To use Tricare for Life, however, elderly must be enrolled in Medicare Part B. Many recent enrollees were hit with heavy late penalties.

There will be a special open enrollment for Medicare Part B for military retirees who declined coverage at age 65. Part B coverage will begin in the first month following enrollment.

Elsewhere in the Medicare Bill …

The Medicare reform bill contained at least two other measures of interest to military retirees.

  • It stopped a planned 4.5 percent cut in payments to physicians under Medicare and under Tricare and Tricare for Life. Instead, physician reimbursements are set to climb by 1.5 percent.
  • The bill lifts a $1,500-per-year coverage cap on physical therapy services, which would have affected many disabled military elderly.

“Keep the Promise” Bill

Two lawmakers from each political party in November introduced a “Keep the Promise” bill (H.R. 3474) that would begin to expand the range of military retiree health care options.

The sponsors are Reps. Chris Van Hollen (D-Md.), Jeff Miller (R-Fla.), Chet Edwards (D-Tex.), and Randy Cunningham (R-Calif.).

Col. George “Bud” Day, USAF (Ret.), and his Class Act Group lobbied for the bill after exhausting judicial remedies to force the government to honor promises of free lifetime health care for military retirees who entered service in 1956 or earlier.

The bill would allow military retirees to participate in the Federal Employees Health Benefits Program, selecting from a menu of health insurance plans available to federal civilian employees.

Proponents say it would give health insurance to military retirees no matter where they live, and out-of-pocket cost would be no more than under Tricare Standard. The government would pick up at least that much of FEHBP costs.

The bill also would:

  • Waive Medicare Part B premiums for military retirees who joined the service before Dec. 7, 1956, the effective date of a law that limited retiree health care benefits to “space- available” care.
  • Require DOD to establish a system to reimburse pharmacy expenses at Tricare network rates to military retirees who cannot access network pharmacies because they live in a nursing home or have other limiting medical conditions.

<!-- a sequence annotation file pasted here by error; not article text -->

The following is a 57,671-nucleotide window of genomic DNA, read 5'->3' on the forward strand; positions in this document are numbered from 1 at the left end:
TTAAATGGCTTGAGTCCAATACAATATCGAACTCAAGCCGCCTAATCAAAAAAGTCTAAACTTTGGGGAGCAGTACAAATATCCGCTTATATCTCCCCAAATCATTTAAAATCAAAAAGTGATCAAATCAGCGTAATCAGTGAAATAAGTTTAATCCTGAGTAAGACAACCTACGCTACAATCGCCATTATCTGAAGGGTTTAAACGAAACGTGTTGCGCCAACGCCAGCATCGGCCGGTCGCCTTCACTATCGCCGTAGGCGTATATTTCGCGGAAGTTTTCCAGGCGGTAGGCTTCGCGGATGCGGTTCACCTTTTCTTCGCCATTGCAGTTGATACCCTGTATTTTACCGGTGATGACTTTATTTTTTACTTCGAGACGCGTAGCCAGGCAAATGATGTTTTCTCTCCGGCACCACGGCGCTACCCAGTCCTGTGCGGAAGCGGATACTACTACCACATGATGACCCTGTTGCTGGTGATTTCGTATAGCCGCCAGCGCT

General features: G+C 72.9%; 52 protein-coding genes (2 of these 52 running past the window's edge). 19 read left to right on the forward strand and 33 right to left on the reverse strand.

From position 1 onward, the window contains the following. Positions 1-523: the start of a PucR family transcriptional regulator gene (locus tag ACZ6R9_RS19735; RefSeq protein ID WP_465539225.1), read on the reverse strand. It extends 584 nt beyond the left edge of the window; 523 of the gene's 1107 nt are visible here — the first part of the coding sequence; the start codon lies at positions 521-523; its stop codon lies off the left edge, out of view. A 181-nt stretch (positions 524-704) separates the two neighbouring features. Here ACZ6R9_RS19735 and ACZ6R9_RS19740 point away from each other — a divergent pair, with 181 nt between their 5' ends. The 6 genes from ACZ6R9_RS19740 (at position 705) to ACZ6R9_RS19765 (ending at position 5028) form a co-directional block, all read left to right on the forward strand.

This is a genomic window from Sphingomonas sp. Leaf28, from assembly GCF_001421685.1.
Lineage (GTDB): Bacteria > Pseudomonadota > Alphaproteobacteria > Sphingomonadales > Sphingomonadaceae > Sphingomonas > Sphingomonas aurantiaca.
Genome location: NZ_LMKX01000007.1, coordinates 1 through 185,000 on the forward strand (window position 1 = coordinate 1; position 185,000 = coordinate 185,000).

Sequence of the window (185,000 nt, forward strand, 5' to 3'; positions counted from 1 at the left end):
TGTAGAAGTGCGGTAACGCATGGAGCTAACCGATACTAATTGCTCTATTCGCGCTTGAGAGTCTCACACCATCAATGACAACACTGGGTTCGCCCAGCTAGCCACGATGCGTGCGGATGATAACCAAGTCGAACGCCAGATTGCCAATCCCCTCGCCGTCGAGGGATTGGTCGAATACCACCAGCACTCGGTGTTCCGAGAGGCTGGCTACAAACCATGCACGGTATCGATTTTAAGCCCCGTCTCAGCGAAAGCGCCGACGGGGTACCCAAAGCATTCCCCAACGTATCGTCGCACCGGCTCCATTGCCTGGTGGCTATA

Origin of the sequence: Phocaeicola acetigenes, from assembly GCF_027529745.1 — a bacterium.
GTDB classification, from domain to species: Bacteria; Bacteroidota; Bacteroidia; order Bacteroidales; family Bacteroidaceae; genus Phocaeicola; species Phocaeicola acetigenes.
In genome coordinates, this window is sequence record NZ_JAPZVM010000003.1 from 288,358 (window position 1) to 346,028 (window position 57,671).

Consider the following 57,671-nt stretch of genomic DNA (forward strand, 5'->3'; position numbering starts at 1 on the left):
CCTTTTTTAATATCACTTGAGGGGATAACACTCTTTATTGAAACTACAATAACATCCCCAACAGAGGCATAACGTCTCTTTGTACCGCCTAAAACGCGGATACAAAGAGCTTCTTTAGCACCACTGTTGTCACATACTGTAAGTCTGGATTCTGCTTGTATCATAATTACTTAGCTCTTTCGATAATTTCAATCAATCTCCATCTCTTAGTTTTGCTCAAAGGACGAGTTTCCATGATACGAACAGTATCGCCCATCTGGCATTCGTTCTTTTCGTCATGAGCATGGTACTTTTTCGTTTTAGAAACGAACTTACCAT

• Go beyond this year’s Medicare reform law to provide rebates to eligible military retirees for premium penalties on Part B coverage paid since January 2001.

    All the changes would take effect Oct. 1.

Blowback on “Keep the Promise”

A group of retirees that prepared a “White Paper” nearly two years ago on Tricare failings for retirees has criticized the new “Keep the Promise” bill. They questioned the affordability of the Federal Employees Health Benefits Program option, calling it a “generals and admirals” FEHBP.

They note that they would pay the same premiums as federal civilians, a fact that steams them because they had expected the government to pick up more of the tab.

They don’t like establishing a separate “risk pool” of military retirees, which could lead to higher premiums still.

Only one to two percent of retirees, the White Paper Group predicted, “will find it [the FEHBP option] affordable, despite the desirability for all of us of having FEHBP as an option.” H.R. 3474, the group said, “does not keep any promises for under-65 retirees and many others, including active duty families experiencing problems with Tricare.”

Defenders of the bill, however, said no single piece of legislation can correct all of Tricare’s complex problems. In sharp contrast with the critics, the bill’s supporters say that its affordability is one of its strengths.